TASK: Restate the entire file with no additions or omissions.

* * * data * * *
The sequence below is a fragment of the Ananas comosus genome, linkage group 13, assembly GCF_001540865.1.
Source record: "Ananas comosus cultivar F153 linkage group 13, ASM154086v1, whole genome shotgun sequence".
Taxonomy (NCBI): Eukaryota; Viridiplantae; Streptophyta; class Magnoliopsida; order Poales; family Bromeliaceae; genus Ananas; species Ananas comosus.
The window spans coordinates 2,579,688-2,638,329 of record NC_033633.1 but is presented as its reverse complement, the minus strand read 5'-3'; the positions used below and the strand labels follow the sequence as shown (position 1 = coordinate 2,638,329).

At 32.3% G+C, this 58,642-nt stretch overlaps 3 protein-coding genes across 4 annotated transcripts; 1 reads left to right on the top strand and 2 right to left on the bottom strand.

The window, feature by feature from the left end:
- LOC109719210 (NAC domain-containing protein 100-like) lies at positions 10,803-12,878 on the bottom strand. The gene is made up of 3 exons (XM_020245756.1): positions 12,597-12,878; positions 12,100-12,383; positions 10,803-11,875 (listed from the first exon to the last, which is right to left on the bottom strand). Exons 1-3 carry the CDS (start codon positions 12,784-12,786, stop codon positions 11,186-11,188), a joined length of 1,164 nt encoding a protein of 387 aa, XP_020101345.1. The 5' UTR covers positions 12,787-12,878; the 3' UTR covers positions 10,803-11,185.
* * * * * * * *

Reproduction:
The sequence below is a fragment of the Ananas comosus genome, linkage group 13, assembly GCF_001540865.1.
Source record: "Ananas comosus cultivar F153 linkage group 13, ASM154086v1, whole genome shotgun sequence".
Taxonomy (NCBI): Eukaryota; Viridiplantae; Streptophyta; class Magnoliopsida; order Poales; family Bromeliaceae; genus Ananas; species Ananas comosus.
The window spans coordinates 2,579,688-2,638,329 of record NC_033633.1 but is presented as its reverse complement, the minus strand read 5'-3'; the positions used below and the strand labels follow the sequence as shown (position 1 = coordinate 2,638,329).

At 32.3% G+C, this 58,642-nt stretch overlaps 3 protein-coding genes across 4 annotated transcripts; 1 reads left to right on the top strand and 2 right to left on the bottom strand.

The window, feature by feature from the left end:
- LOC109719210 (NAC domain-containing protein 100-like) lies at positions 10,803-12,878 on the bottom strand. The gene is made up of 3 exons (XM_020245756.1): positions 12,597-12,878; positions 12,100-12,383; positions 10,803-11,875 (listed from the first exon to the last, which is right to left on the bottom strand). Exons 1-3 carry the CDS (start codon positions 12,784-12,786, stop codon positions 11,186-11,188), a joined length of 1,164 nt encoding a protein of 387 aa, XP_020101345.1. The 5' UTR covers positions 12,787-12,878; the 3' UTR covers positions 10,803-11,185.